The other day, I needed to determine if I had the custom data type defined in all my databases, so I created some code that uses a collection on the database to list them:

Set oUDT = CreateObject("SQLDMO.UserDefinedDatatype")
Set oServer = CreateObject("SQLDMO.SQLServer")
oServer.LoginSecure = True
oServer.Connect "(local)"

For Each oUDT in oServer.Databases("pubs").UserDefinedDataTypes
  strMsgText = strMsgText & oDT & VBCRLF
Next 

MsgBox strMsgText
Set oUDT = Nothing
Set oServer = Nothing

You can use the same process to find triggers, constraints, and anything that requires you to hop around to find in other tools. By using a server and database collection above the database collection, you can also iterate through all your servers and databases to make sure that you've kept a consistent naming scheme on various objects.

That's really the crux of working with DMO. I've had some comments from other DBAs who ask me, "I can do all this with T-SQL. What's the point?" That's a fair question.

The answer is in the ability to deliver an application that can iterate through the servers and databases and create a consolidated method to collect that information. To be sure, you can do much the same in T-SQL, but that requires T-SQL knowledge and a client program (such as osql) for the user. With a DMO program, you can deliver a simple, consistent, graphical interface to anyone.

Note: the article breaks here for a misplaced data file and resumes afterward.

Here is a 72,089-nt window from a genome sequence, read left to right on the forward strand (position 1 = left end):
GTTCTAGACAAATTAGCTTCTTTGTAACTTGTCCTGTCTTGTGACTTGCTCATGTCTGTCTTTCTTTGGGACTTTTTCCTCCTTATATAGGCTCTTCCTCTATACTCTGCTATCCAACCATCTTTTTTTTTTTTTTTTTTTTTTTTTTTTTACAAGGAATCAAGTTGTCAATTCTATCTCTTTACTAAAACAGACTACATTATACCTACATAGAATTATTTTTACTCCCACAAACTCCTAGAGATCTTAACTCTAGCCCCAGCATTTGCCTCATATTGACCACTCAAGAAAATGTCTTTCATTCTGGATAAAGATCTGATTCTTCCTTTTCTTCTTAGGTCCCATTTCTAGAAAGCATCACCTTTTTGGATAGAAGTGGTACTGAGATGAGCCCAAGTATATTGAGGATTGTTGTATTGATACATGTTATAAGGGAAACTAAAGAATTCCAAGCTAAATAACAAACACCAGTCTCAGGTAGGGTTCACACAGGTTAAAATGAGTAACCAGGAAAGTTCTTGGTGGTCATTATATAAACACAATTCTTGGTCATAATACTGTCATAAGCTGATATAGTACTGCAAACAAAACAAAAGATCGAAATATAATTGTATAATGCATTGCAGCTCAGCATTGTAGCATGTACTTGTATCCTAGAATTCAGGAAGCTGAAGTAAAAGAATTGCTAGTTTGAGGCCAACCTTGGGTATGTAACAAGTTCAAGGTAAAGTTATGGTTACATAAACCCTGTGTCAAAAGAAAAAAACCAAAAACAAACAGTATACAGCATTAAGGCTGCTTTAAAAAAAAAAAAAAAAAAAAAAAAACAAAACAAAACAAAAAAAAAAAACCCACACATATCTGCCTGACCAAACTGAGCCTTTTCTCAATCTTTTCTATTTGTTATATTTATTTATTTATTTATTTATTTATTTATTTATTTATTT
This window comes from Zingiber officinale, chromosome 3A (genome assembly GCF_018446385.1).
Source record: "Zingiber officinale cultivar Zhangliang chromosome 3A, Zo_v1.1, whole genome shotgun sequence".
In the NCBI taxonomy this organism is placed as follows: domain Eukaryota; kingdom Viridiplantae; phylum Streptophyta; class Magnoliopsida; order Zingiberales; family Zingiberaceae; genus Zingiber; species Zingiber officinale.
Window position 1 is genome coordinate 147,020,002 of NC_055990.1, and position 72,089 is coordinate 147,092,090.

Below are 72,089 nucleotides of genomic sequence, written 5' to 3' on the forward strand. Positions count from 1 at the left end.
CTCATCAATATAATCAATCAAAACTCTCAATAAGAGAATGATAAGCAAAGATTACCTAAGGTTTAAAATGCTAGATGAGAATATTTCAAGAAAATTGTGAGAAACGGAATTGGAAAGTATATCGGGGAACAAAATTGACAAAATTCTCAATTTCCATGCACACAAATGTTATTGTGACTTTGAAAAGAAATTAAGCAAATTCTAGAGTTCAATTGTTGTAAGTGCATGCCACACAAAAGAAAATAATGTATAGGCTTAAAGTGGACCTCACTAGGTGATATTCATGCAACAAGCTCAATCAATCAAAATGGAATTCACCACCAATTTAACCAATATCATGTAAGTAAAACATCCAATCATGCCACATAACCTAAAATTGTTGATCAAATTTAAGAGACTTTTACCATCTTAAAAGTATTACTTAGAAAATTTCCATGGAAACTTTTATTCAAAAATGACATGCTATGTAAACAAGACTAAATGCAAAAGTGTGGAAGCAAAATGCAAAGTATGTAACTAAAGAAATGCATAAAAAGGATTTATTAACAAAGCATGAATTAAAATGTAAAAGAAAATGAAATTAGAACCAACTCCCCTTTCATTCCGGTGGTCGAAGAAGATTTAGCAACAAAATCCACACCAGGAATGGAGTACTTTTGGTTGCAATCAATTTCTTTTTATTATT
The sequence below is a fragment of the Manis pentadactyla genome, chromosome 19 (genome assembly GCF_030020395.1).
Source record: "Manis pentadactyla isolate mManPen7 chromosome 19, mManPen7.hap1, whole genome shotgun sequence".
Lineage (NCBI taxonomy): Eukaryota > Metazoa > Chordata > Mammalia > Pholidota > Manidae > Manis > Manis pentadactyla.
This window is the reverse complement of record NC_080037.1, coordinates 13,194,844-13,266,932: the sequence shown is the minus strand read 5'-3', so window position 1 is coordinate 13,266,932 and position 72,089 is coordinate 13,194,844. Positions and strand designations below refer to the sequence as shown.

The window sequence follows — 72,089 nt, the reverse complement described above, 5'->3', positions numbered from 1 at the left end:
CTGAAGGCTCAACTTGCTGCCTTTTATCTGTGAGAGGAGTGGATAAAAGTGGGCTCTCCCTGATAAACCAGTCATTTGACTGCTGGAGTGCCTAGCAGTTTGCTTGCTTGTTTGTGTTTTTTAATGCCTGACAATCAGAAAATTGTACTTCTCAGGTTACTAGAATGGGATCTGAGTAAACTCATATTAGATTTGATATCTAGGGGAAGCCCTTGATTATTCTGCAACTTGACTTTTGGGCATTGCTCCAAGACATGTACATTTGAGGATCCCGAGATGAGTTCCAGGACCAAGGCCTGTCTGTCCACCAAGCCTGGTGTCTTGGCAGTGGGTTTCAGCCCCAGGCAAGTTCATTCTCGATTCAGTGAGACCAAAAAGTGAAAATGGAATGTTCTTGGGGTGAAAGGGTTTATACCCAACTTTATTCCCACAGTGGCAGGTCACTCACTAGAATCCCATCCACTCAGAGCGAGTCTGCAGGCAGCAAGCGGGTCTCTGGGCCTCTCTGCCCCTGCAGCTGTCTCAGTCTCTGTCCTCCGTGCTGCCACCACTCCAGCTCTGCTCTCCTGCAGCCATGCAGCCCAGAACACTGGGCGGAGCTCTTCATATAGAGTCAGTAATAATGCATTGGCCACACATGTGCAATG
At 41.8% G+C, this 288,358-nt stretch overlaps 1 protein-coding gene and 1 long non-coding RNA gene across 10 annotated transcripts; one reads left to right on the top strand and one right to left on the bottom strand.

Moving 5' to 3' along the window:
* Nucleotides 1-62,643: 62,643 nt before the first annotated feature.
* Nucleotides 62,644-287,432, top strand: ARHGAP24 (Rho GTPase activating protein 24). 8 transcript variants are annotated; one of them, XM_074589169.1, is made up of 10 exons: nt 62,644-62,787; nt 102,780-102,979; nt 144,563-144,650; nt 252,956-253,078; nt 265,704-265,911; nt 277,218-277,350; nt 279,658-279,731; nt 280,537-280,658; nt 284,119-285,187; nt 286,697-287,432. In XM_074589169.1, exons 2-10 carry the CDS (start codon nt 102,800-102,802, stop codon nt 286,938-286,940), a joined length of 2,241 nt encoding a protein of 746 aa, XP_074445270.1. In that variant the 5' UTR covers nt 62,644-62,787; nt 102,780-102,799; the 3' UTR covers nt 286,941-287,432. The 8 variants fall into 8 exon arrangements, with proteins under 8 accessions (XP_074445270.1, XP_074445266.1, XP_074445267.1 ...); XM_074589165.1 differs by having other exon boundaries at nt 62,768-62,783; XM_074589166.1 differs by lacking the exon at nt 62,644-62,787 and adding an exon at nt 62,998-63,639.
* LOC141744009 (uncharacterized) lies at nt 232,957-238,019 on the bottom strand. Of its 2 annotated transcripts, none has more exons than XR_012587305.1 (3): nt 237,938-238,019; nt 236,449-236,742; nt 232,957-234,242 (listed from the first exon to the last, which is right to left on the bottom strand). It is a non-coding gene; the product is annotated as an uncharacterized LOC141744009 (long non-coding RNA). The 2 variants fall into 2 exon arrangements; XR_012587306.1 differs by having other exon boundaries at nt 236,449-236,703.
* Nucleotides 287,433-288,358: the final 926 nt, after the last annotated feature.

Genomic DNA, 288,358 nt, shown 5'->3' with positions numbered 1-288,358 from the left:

Let's look at another example. Along with information about customizations I made to a database, I often need to check up on the automation I put into place. SQL Server provides two basic methods to do that: jobs and alerts. To find out about them, use a property of the Server object that controls the job behavior in SQL Server, called (appropriately enough) JobServer. Using the For Each iteration method, here's some code that gets the names of the all of the jobs in a SQL Server:

Dim oJob 

Set oServer = CreateObject("SQLDMO.SQLServer")
oServer.LoginSecure = True
oServer.Connect "(local)"

For Each oJob in oServer.JobServer.Jobs
  strMsgText = strMsgText & oJob.Name & VBCRLF
Next 

MsgBox strMsgText
Set oServer = Nothing

Once you have that object, there's a lot more you can do with it. See the full documentation I reference at the end of this article for more properties and methods on the jobs object.

For some properties, such as schedules, you need to reference a particular job, like this:

oJob("JobName").JobSchedules

The alerts object uses the JobServer property as well:

Dim oAlert 

Set oServer = CreateObject("SQLDMO.SQLServer")
oServer.LoginSecure = True
oServer.Connect "(local)"

For Each oAlert in oServer.JobServer.Alerts
  strMsgText = strMsgText & oAlert.Name & VBCRLF
Next 

MsgBox strMsgText
Set oServer = Nothing 

SQL DMO provides access to just about any object you need to control or document on your server.

In the next two articles, I'll finish up this series on SQL DMO programming with two very useful examples: security and scripting.

Online Resources

The full documentation for the SQL Server Object Library can be found here.

You can learn more about SQL Server options over at Windows IT Pro – the full article is here.